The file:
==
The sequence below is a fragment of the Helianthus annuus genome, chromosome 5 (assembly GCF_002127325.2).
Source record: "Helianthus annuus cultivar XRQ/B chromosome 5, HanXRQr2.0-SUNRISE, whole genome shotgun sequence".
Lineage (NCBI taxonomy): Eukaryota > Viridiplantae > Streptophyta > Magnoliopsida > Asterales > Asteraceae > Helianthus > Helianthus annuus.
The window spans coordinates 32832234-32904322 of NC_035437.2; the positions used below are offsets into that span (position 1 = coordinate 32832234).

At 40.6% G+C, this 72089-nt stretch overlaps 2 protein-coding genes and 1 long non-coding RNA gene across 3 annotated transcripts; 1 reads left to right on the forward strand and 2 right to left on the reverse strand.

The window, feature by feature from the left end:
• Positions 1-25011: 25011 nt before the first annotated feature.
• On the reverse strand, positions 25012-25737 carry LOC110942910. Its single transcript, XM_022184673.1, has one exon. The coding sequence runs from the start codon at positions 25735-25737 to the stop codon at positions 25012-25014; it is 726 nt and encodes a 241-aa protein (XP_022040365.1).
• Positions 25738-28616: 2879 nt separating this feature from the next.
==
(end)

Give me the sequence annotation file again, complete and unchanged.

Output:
The sequence below is a fragment of the Helianthus annuus genome, chromosome 5 (assembly GCF_002127325.2).
Source record: "Helianthus annuus cultivar XRQ/B chromosome 5, HanXRQr2.0-SUNRISE, whole genome shotgun sequence".
Lineage (NCBI taxonomy): Eukaryota > Viridiplantae > Streptophyta > Magnoliopsida > Asterales > Asteraceae > Helianthus > Helianthus annuus.
The window spans coordinates 32832234-32904322 of NC_035437.2; the positions used below are offsets into that span (position 1 = coordinate 32832234).

At 40.6% G+C, this 72089-nt stretch overlaps 2 protein-coding genes and 1 long non-coding RNA gene across 3 annotated transcripts; 1 reads left to right on the forward strand and 2 right to left on the reverse strand.

The window, feature by feature from the left end:
• Positions 1-25011: 25011 nt before the first annotated feature.
• On the reverse strand, positions 25012-25737 carry LOC110942910. Its single transcript, XM_022184673.1, has one exon. The coding sequence runs from the start codon at positions 25735-25737 to the stop codon at positions 25012-25014; it is 726 nt and encodes a 241-aa protein (XP_022040365.1).
• Positions 25738-28616: 2879 nt separating this feature from the next.